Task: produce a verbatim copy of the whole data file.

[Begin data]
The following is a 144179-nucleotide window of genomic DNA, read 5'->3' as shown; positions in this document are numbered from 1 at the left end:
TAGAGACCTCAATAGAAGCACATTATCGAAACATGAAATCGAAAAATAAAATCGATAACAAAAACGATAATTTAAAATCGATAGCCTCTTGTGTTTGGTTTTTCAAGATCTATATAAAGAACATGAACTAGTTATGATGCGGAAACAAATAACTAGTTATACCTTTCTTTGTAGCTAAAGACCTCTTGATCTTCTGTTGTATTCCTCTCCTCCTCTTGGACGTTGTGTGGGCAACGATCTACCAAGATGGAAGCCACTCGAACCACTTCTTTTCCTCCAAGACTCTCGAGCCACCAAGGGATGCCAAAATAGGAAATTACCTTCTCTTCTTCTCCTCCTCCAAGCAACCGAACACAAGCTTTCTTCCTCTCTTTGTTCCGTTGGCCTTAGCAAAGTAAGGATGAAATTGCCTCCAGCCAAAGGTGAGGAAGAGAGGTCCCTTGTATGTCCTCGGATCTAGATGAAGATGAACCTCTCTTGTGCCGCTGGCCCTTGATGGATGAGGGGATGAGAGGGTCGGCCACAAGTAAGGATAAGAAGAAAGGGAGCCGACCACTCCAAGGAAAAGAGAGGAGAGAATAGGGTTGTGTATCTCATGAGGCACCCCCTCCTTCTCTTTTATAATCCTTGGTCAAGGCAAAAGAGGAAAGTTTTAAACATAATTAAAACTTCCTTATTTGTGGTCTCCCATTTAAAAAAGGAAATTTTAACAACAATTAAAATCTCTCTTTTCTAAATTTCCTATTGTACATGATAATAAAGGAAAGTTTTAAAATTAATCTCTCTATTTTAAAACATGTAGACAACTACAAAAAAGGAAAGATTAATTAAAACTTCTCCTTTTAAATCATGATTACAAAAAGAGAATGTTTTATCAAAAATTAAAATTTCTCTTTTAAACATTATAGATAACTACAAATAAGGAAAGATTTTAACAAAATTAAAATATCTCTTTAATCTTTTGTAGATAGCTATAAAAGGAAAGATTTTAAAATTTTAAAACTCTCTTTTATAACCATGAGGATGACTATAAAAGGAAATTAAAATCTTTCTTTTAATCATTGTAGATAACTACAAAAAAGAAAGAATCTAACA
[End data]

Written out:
The following is a 144179-nucleotide window of genomic DNA, read 5'->3' as shown; positions in this document are numbered from 1 at the left end:
TAGAGACCTCAATAGAAGCACATTATCGAAACATGAAATCGAAAAATAAAATCGATAACAAAAACGATAATTTAAAATCGATAGCCTCTTGTGTTTGGTTTTTCAAGATCTATATAAAGAACATGAACTAGTTATGATGCGGAAACAAATAACTAGTTATACCTTTCTTTGTAGCTAAAGACCTCTTGATCTTCTGTTGTATTCCTCTCCTCCTCTTGGACGTTGTGTGGGCAACGATCTACCAAGATGGAAGCCACTCGAACCACTTCTTTTCCTCCAAGACTCTCGAGCCACCAAGGGATGCCAAAATAGGAAATTACCTTCTCTTCTTCTCCTCCTCCAAGCAACCGAACACAAGCTTTCTTCCTCTCTTTGTTCCGTTGGCCTTAGCAAAGTAAGGATGAAATTGCCTCCAGCCAAAGGTGAGGAAGAGAGGTCCCTTGTATGTCCTCGGATCTAGATGAAGATGAACCTCTCTTGTGCCGCTGGCCCTTGATGGATGAGGGGATGAGAGGGTCGGCCACAAGTAAGGATAAGAAGAAAGGGAGCCGACCACTCCAAGGAAAAGAGAGGAGAGAATAGGGTTGTGTATCTCATGAGGCACCCCCTCCTTCTCTTTTATAATCCTTGGTCAAGGCAAAAGAGGAAAGTTTTAAACATAATTAAAACTTCCTTATTTGTGGTCTCCCATTTAAAAAAGGAAATTTTAACAACAATTAAAATCTCTCTTTTCTAAATTTCCTATTGTACATGATAATAAAGGAAAGTTTTAAAATTAATCTCTCTATTTTAAAACATGTAGACAACTACAAAAAAGGAAAGATTAATTAAAACTTCTCCTTTTAAATCATGATTACAAAAAGAGAATGTTTTATCAAAAATTAAAATTTCTCTTTTAAACATTATAGATAACTACAAATAAGGAAAGATTTTAACAAAATTAAAATATCTCTTTAATCTTTTGTAGATAGCTATAAAAGGAAAGATTTTAAAATTTTAAAACTCTCTTTTATAACCATGAGGATGACTATAAAAGGAAATTAAAATCTTTCTTTTAATCATTGTAGATAACTACAAAAAAGAAAGAATCTAACA